Conservation refers to the idea that "certain physical characteristics of objects remain the same", despite their perceptual differences (Berk, 2009). In Piaget's theory on conservation, children gradually acquire various conservation abilities, such as understanding the conservation of numbers, weight, and volume to name a few. Piaget asserts that until they successfully acquire these abilities, they have no real understanding that quantity remains unchanged despite perceptual changes of the objects with respect to their appearance. This paper aims to reconsider the accuracy of Piaget's assertion, which is supported by alternative views of other theorists.
Piaget's conservation task goes like this. Children were first shown two objects that were both equal in quantity and appearance. They were then asked to judge whether the objects were still quantitatively equal after having seen one of the objects being transformed, where it stays quantitatively unchanged while its appearance is altered. Piaget's evidence on children's acquisition of understanding conservation was based on the their verbal explanations, which demonstrates their understanding of-- (a) reversibility ("If you transform it back to its original state it will be the same"), (b) compensation ("Reduction in one aspect is compensated for in another"), (c) identity ("Nothing was added or subtracted, so it is the same") (Elkind, 1967). However, other theorists such as Elkind disagreed with Piaget.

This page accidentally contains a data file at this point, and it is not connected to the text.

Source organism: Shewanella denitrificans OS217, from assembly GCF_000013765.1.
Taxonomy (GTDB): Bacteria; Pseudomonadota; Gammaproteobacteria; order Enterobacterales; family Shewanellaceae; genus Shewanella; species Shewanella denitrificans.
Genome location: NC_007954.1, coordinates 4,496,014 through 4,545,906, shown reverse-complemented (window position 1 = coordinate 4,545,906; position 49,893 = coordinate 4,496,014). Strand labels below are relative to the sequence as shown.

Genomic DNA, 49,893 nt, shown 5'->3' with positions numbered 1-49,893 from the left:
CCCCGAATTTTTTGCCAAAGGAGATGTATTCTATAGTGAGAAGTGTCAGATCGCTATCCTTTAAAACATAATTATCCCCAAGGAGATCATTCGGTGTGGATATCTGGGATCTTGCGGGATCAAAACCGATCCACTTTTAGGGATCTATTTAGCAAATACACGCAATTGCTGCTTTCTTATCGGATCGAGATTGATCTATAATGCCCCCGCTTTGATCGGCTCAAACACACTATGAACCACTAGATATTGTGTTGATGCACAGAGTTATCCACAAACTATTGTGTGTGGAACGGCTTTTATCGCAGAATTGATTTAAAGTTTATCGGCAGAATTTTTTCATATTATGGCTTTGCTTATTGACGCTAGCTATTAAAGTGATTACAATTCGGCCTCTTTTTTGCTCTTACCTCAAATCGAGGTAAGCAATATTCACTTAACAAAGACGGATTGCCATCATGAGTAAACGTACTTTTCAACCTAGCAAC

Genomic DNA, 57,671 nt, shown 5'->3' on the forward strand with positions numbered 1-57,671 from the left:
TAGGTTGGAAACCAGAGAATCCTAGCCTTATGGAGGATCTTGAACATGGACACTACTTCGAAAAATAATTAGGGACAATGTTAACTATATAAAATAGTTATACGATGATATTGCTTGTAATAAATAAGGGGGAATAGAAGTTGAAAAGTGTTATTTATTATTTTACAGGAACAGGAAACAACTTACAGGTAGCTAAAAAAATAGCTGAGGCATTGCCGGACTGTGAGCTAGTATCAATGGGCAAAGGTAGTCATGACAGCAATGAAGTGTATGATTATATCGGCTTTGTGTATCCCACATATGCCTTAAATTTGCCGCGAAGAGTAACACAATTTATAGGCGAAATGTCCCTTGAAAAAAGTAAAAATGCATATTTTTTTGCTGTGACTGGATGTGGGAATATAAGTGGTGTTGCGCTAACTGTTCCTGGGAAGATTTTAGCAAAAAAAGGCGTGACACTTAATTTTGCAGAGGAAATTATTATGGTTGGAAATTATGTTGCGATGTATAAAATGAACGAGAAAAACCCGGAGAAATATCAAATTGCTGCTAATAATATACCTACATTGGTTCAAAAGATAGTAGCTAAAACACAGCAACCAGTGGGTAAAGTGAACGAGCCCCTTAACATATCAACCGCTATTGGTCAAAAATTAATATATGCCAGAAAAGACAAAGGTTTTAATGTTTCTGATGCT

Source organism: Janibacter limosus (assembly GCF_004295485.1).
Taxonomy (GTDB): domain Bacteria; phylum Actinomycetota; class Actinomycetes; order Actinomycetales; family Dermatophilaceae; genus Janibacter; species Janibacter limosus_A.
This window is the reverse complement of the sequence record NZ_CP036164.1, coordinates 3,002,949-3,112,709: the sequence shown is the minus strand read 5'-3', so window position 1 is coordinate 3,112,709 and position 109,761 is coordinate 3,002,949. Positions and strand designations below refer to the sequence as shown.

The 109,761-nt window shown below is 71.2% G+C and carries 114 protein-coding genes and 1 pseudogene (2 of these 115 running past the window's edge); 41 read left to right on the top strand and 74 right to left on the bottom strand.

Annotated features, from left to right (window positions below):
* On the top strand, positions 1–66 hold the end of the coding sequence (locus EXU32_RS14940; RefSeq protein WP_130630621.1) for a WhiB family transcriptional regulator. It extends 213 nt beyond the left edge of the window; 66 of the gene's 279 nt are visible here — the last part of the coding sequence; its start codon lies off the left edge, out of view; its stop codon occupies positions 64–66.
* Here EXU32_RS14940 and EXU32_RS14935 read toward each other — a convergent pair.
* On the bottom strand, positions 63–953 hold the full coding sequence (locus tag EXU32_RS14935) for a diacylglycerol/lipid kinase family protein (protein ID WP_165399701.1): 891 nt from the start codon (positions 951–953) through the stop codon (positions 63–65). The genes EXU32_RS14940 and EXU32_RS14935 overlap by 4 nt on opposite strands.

Piaget and Elkind had different views on conservation. According to Elkind (1967), conservation tasks involves two types of conservation, identity conservation and equivalence conservation. Identity conservation refers to equivalence between the before (V) and after (V1) state of the variable object. Equivalence conservation refers to equivalence between the standard (S) and variable object (V1). Elkind (1967) argues that Piaget's discussion of conservation only deals with identity conservation as...
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